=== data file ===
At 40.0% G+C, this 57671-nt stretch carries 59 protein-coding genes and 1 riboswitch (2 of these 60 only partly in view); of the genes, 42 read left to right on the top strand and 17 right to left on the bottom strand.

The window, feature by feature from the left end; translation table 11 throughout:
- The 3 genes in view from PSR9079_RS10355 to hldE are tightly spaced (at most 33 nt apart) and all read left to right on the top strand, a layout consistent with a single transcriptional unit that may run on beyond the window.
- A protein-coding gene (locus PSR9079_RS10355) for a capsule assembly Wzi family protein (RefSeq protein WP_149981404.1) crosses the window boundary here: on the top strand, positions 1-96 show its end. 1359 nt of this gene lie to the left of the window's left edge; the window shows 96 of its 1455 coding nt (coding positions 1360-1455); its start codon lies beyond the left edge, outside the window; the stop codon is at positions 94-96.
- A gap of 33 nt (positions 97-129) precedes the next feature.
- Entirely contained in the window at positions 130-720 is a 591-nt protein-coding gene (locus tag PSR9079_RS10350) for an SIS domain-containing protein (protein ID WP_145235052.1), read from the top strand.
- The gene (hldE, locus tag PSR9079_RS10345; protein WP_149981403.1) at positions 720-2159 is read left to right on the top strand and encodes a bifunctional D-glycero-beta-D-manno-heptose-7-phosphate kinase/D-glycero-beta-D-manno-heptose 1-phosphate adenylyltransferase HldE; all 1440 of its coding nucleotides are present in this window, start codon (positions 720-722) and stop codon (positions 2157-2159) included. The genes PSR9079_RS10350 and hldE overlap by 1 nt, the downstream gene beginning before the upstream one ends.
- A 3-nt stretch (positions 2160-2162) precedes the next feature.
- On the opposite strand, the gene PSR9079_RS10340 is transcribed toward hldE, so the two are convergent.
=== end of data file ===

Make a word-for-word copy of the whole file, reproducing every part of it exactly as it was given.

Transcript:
At 40.0% G+C, this 57671-nt stretch carries 59 protein-coding genes and 1 riboswitch (2 of these 60 only partly in view); of the genes, 42 read left to right on the top strand and 17 right to left on the bottom strand.

The window, feature by feature from the left end; translation table 11 throughout:
- The 3 genes in view from PSR9079_RS10355 to hldE are tightly spaced (at most 33 nt apart) and all read left to right on the top strand, a layout consistent with a single transcriptional unit that may run on beyond the window.
- A protein-coding gene (locus PSR9079_RS10355) for a capsule assembly Wzi family protein (RefSeq protein WP_149981404.1) crosses the window boundary here: on the top strand, positions 1-96 show its end. 1359 nt of this gene lie to the left of the window's left edge; the window shows 96 of its 1455 coding nt (coding positions 1360-1455); its start codon lies beyond the left edge, outside the window; the stop codon is at positions 94-96.
- A gap of 33 nt (positions 97-129) precedes the next feature.
- Entirely contained in the window at positions 130-720 is a 591-nt protein-coding gene (locus tag PSR9079_RS10350) for an SIS domain-containing protein (protein ID WP_145235052.1), read from the top strand.
- The gene (hldE, locus tag PSR9079_RS10345; protein WP_149981403.1) at positions 720-2159 is read left to right on the top strand and encodes a bifunctional D-glycero-beta-D-manno-heptose-7-phosphate kinase/D-glycero-beta-D-manno-heptose 1-phosphate adenylyltransferase HldE; all 1440 of its coding nucleotides are present in this window, start codon (positions 720-722) and stop codon (positions 2157-2159) included. The genes PSR9079_RS10350 and hldE overlap by 1 nt, the downstream gene beginning before the upstream one ends.
- A 3-nt stretch (positions 2160-2162) precedes the next feature.
- On the opposite strand, the gene PSR9079_RS10340 is transcribed toward hldE, so the two are convergent.